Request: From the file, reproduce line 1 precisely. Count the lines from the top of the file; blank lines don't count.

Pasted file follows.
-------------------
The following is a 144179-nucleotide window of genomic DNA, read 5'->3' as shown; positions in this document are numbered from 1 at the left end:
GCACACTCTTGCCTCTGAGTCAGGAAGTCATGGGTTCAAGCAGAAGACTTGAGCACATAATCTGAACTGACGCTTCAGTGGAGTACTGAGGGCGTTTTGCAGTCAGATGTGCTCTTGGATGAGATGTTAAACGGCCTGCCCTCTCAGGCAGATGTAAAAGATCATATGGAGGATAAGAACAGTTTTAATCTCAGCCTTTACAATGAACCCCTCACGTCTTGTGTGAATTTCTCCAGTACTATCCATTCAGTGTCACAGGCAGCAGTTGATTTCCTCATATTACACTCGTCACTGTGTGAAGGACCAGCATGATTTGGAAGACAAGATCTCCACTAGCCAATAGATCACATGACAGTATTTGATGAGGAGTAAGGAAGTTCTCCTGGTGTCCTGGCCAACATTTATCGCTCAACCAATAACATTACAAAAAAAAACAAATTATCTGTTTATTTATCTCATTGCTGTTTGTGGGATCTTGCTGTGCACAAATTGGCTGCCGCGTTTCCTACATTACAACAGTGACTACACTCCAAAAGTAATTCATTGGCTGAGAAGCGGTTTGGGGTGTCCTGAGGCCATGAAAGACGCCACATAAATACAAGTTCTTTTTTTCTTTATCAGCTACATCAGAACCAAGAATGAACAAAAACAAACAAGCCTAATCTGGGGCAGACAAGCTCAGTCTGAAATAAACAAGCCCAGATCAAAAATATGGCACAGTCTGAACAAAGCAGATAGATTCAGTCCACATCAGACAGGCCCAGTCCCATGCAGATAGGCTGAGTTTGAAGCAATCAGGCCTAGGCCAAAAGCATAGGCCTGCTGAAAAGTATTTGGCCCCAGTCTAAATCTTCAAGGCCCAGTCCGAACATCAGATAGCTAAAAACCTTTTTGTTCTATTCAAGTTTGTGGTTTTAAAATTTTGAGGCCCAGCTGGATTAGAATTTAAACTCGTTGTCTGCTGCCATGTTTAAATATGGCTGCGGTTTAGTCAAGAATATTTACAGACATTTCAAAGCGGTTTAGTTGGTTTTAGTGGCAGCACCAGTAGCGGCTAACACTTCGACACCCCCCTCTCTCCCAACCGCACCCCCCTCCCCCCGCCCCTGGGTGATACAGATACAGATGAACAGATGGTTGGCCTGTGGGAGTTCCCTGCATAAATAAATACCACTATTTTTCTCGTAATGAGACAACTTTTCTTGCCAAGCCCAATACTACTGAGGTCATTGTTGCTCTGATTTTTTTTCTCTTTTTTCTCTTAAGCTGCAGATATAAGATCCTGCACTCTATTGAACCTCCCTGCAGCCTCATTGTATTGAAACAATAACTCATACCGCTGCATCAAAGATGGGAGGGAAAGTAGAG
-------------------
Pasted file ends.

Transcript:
The following is a 144179-nucleotide window of genomic DNA, read 5'->3' as shown; positions in this document are numbered from 1 at the left end: